Although I became a vegetarian when I was fifteen, it wasn't until almost ten years later, when I started visiting my local farmers market, that I learned to love vegetables. What I don't talk about as much is how long it took me to get my protein healthily and deliciously, too.
For many years I lived on processed fake meats – veggie burgers, chik patties, and immitation lunchmeats. They tasted good(ish), and I knew what to do with them. (Okay, I admit – Morningstar's chik patties taste amazing.) They have respectable protein numbers, and I figured that was good enough for me.
But processed food is processed food. That's one big way mock meat differs from the real thing – fresh, humane, grass-fed meat is a pretty awesome food. Reconstituted, flavored, and styled soy protein? Not so much.
Oh, and also there's the $5-a-box price tag. Ouch.
So in the last several years I've gotten to know tempehs, tofus, and seitans (and cottage cheeses and eggs). I learned – finally! – to press tofu, and cook it hot and fast; I made my own seitan. Tempeh, tofu's healthier, meatier cousin, has its own flavor and bite.
But even now, as I type the word “tempeh,” I see the supermarket case, the packages of tempeh and one variety with an enticing, bright red label. It holds about half as much food as the others, and costs almost twice as much, but man, does that label make it seem worthwhile.
No, it does not taste like bacon. Nothing does. (Though good, crispy Brussels sprouts seem to, I swear, satisfy something similar.) But these thin strips of smoky, savory tempeh make my vegetarian mouth water.
And so, like a good and frugal vegetarian, I set out to learn how to make it myself. The strip shape wasn't important to me; the delicious, bacon-adjacent flavor was.
It turns out that what was missing from all my years of marinating and cooking my foods was this:
Liquid smoke. Made by running smoke through water (and then filtering out the nasty stuff), it adds that je ne sais quois, which we actually know exactly what it quois – smokiness. Bacon gets it by, you know, being smoked. My tempeh gets a few drops of this elixir. Boom.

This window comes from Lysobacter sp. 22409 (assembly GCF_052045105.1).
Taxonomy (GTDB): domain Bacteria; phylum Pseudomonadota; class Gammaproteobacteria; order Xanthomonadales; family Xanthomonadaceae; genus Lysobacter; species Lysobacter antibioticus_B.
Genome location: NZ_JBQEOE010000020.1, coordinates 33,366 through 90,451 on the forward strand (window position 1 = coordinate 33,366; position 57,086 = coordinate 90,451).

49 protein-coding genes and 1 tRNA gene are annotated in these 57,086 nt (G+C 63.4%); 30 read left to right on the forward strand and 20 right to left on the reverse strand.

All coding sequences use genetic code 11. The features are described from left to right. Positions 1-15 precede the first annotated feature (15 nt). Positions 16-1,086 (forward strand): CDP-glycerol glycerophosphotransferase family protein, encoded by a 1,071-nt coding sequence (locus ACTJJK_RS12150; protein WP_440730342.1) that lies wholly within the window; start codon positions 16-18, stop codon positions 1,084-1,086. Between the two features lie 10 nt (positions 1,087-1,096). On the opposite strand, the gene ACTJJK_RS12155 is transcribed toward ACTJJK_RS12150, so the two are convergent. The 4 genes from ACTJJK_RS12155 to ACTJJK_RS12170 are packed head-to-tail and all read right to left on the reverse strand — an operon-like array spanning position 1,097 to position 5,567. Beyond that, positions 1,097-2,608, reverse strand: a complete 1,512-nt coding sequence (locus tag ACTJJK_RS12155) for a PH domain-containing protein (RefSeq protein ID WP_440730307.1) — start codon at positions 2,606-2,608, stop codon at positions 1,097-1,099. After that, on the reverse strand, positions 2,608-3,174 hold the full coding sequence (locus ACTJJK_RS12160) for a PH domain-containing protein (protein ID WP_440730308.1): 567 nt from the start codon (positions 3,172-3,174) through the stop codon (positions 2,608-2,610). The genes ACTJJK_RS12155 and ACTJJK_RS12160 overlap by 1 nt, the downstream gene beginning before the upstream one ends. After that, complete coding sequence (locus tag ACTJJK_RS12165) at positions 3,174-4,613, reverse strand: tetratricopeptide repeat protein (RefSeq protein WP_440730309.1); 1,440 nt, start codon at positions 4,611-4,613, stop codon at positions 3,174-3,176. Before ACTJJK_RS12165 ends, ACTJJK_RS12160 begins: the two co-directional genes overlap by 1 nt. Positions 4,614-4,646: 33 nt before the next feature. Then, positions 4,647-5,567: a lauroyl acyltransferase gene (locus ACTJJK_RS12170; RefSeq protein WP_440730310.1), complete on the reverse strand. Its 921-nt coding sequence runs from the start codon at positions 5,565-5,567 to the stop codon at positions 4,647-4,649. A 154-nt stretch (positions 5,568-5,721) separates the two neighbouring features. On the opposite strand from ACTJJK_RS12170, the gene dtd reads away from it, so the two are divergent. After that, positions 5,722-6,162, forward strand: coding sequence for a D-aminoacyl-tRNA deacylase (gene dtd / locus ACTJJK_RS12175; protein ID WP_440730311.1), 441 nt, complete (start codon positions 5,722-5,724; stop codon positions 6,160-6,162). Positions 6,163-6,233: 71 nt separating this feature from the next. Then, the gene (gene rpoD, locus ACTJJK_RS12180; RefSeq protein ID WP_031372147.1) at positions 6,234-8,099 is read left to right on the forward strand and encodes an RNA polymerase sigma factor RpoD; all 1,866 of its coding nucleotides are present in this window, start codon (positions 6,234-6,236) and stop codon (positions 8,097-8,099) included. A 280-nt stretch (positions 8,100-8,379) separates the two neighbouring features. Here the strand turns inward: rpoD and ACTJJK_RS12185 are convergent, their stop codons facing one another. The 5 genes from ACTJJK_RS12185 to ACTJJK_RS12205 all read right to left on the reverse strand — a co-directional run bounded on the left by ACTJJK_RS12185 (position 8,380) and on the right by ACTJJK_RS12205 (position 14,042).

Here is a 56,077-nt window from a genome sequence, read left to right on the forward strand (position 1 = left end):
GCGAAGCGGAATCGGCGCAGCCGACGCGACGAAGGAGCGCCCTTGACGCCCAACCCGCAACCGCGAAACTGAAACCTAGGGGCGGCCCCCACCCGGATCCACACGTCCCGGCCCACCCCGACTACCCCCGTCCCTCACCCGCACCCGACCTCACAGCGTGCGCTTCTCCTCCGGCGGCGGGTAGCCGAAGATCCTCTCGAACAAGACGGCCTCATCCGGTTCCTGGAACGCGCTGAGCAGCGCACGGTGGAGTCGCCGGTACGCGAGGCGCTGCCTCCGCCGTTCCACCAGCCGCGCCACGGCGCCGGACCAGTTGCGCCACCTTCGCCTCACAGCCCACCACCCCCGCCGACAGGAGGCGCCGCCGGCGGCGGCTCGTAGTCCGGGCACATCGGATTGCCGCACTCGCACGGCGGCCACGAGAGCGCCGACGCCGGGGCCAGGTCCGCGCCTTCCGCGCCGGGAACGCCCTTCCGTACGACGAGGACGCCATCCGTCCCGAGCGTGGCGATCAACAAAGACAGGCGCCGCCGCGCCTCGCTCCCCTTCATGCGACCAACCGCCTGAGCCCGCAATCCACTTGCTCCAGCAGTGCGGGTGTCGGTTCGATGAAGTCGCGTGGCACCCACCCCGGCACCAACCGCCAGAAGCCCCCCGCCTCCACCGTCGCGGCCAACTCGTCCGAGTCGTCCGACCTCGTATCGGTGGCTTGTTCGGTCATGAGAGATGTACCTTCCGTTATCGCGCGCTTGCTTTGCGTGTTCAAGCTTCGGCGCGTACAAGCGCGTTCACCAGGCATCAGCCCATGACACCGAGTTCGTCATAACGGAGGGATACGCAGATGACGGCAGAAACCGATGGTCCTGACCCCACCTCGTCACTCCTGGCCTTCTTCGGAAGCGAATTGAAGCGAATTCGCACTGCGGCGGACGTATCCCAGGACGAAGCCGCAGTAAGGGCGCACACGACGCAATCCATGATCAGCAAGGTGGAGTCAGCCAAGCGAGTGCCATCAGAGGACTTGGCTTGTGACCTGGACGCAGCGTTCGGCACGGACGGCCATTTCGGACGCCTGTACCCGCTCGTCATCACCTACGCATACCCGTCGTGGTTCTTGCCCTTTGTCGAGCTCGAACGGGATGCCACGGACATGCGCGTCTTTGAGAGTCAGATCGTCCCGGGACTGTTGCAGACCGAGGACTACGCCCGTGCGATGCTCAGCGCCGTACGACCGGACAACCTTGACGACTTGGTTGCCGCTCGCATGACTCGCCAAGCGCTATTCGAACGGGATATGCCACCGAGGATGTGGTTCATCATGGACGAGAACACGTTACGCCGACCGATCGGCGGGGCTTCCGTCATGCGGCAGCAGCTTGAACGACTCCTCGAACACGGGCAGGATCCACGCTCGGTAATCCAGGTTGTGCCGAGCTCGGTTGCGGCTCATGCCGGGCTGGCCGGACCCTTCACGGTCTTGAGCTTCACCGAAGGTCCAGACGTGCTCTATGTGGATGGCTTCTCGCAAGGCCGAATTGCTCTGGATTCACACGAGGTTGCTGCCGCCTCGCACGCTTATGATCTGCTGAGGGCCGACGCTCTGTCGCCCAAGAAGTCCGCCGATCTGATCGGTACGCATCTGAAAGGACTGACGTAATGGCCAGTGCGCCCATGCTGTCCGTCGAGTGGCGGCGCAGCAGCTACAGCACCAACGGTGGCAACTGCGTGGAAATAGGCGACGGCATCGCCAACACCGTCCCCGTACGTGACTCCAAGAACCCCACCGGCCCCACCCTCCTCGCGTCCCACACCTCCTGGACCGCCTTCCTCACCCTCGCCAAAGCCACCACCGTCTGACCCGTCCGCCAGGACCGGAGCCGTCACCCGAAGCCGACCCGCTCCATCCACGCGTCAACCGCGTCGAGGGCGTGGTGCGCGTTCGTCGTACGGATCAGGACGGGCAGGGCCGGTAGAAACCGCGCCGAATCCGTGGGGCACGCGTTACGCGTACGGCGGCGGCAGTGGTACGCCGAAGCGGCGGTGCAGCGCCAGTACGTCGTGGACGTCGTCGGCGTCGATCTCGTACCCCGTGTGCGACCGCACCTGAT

I've been tweaking and playing around with this recipe for months, and just about every variation (dictated by what’s in my fridge) has been delicious. A tablespoon or two of maple syrup doesn't make it too sweet but adds a great layer to the flavor. Less ketchup or nutritional yeast makes the marinade thinner and less strongly savory. Play with the spices, play with the sauce. It doesn't taste exactly like bacon, but that's become sort of beside the point now. What it does taste like is good.
This recipe makes a bit more sauce than needed to cover one package's worth of tempeh. Once the tempeh was browned (ahem, very browned, sadly, in this execution), I added a bunch of trimmed string beans and a splash more oil. I sauteed until the beans were bright and just barely cooked – the freshness of their flavor plays nicely with the strong, salty sauce and tempeh. Also, the pretty green beans distract from the fact that some of my tempeh's on the blackened side of golden. Luckily, still delicious.
This sauce works brilliantly, too, as a tofu marinade. Just press the tofu well first, for at least half an hour, and let it sit at least overnight. Whereas tempeh's got its own flavor, tofu needs to really absorb the sauce. After that it's basically the same thing – cook it fast and hot, get a good brown on the outside, and enjoy.
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Bacony Tempeh with String Beans
1 package tempeh, cubed (I used Lightlife Flax tempeh)
1 lb (or so) string beans (about 3 cups)
2 T canola or other neutral oil (plus a bit more for sauteeing)
3 T soy sauce or tamari
2 T ketchup
2 T apple cider vinegar
¾ t liquid smoke
1 T nutritional yeast
½ t cumin
½ t hot paprika
½ t powdered ginger
a few dashes garlic powder
one dash nutmeg
1. Combine marinade in a bowl or a resealable container. Whisk (or shake) to combine. Add the tempeh. Toss (or shake) to cover. Refrigerate for at least 30 minutes, up to a day or two.
2. Heat a splash of oil in a skillet over medium-high heat. Add tempeh, saving extra sauce, and cook, tossing or stirring every so often, until the tempeh is hot and somewhere between golden and browned on all sides.
3. Lower heat to medium. Add string beans and remaining sauce, plus another little splash of oil if you need it (and a tiny splash of water if your beans are dry). Cook covered, stirring or tossing every so often, so nothing burns, until beans are bright green and soft, about five minutes.
Approximate Calories, Fat, Fiber, Protein, and Price Per Serving
346.7 calories, 20.4g fat, 12.1g fiber, 18.6g protein, $1.62
1 package tempeh: 460 calories, 18g fat, 22g fiber, 40g protein, $2.49
1 lb string beans: 102 calories, 0.4g fat, 11.2g fiber, 6g protein, $1.50
3 T canola: 371 calories, 42g fat, 0g fiber, 0g protein, $0.15
3 T tamari: 32 calories, 0.1g fat, 0.4g fiber, 5.7g protein, $0.27
2 T ketchup: 29 calories, 0.1g fat, 0.1g fiber, 0.5g protein, $0.07
2 T apple cider vinegar: 6 calories, 0g fat, 0g fiber, 0g protein, $0.08
¾ t liquid smoke: 0 calories, 0g fat, 0g fiber, 0g protein, $0.08
1 T nutritional yeast: 27 calories, 0.3g fat, 1.7g fiber, 3g protein, $0.19
½ t cumin: 4 calories, 0.2g fat, 0.4g fiber, 0.2g protein, $0.01
½ t hot paprika: 3 calories, 0.1g fat, 0.4g fiber, 0.2g protein, $0.01
½ t powdered ginger: 3 calories, 0.1g fat, 0.1g fiber, 0.1g protein, $0.02
a few dashes garlic powder: 1 calorie, 0g fat, 0.1g fiber, 0.1g protein, $0.01
one dash nutmeg: 0 calories, 0g fat, 0g fiber, 0g protein, $0.01
TOTAL: 1040 calories, 61.3g fat, 36.4g fiber, 55.7g protein, $4.89
PER SERVING (TOTAL/3): 346.7 calories, 20.4g fat, 12.1g fiber, 18.6g protein, $1.62